Many people have misconceptions about immigration-that all immigrants are from Mexico, that immigrants are in the United States only to receive welfare or other government assistance, that immigrants are all straight, etc. But in truth, immigrants are as likely to be queer as you or I. Sexual orientation is not limited to white, middle-class Americans. And although over a dozen nations do allow their citizens to sponsor their same-sex partners in immigration efforts, the United States is not one of those. And due to the Defense of Marriage Act, marriages that are legally recognized in places like Canada or South Africa are non-existent in this country. As a GLBT person, you would have no legal recourse if your émigré partner is denied entry at the boarder. Imagine falling in love with a British national, or French, or Peruvian, or anyone who cannot immigrate to this country without a sponsor. This legislation, which also requires, strict ID standards, would also have a devastating impact on trans Oregonians. For these reasons, the queer community is directly affected by the anti-immigration proposals on the table now.

    The root of the current social and political action lies in HR4437, the Border Protection, Anti-Terrorism, and Illegal Immigration Control Act of 2005, which was recently passed by the U.S. House of Representatives and is currently under consideration by the Senate. The passage of this bill would require the erection of 700 miles of fence along the U.S./Mexico border; the imprisonment of undocumented immigrants; employer verification of all employees' immigration status; and the elimination of the Green Card lottery. In addition, the passage of HR4437 would make housing undocumented immigrants a felony, punishable by no less than three years in prison. And perhaps most disturbing-if this bill is signed into law, immigrants could be automatically denied entry based on their political views. These are only a few examples of provisions HR4437 requires.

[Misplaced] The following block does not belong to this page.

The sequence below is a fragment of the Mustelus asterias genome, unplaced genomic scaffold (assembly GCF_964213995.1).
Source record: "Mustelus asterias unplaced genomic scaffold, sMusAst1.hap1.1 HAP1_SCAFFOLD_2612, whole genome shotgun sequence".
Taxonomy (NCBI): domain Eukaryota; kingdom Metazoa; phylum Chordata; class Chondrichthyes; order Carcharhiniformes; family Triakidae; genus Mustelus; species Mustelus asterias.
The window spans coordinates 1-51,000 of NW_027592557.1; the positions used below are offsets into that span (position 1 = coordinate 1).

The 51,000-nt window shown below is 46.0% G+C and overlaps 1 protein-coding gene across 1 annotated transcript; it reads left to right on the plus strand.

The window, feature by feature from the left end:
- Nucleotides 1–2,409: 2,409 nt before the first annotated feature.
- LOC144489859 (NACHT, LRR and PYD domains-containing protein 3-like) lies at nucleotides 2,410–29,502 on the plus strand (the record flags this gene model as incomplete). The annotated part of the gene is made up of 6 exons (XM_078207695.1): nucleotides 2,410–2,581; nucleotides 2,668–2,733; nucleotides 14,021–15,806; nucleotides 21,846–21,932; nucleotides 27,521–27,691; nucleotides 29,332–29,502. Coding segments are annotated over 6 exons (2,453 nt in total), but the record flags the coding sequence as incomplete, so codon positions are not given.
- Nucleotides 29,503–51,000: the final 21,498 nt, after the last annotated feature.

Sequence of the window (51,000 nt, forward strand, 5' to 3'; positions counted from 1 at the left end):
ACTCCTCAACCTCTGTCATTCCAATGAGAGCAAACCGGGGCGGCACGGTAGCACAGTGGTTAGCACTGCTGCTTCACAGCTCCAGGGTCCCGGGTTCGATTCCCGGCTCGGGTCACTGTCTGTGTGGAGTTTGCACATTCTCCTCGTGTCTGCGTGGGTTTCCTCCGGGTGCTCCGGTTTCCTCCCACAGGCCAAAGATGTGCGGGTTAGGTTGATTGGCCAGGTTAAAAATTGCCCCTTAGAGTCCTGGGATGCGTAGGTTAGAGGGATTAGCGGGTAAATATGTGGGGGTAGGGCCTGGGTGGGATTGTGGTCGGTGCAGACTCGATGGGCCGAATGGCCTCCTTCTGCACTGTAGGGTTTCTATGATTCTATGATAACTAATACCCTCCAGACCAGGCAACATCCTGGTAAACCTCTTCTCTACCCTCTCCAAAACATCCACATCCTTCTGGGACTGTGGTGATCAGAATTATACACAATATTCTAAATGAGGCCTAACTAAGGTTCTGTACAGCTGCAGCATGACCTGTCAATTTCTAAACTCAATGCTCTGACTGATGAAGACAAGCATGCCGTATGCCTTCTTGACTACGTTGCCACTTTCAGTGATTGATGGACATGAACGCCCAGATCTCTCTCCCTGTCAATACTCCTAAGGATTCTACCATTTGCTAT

We hope you'll join us today to stand in solidarity with the immigrant community when it is under attack. For more information on the lives of GLBT immigrants and the shared struggles of the GLBT and immigrant communities, check out these resources:

  • Immigration Equality

  • PCUN (Northwest Treeplanters and Farmworkers Union)

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  • By Anonymous cheryl, at May 01, 2006 2:27 PM

    being at the rally was wonderful and so uplifting! it was a BLESSING (literally!) to be in our group, holding our BRO signage, in support of immigrant rights . . . along the parade route . . . and to have marchers look me square in the eye - their eyes and face light up - and then raise a solidarity fist or peace sign to me - and mouth the word . . . "gracias".    

    By Anonymous Anonymous, at May 01, 2006 9:25 PM

    It was truly amazing! Very impressive to see thousands upon thousands of people marching for the cause. It was also great to have our group in attendance. Thanks guys!    

    By Anonymous Anonymous, at June 29, 2006 3:08 PM

    I am from Iowa but working for immigrant rights in Wisconsin for the summer. My sister is a lesbian and I have many homosexual friends so both gay rights and immigrant rights are very important to me. One of my goals for the summer is to build an alliance between the gay & immigrant communities in my area. Thank you so much for what you're doing. It is truly inspiring.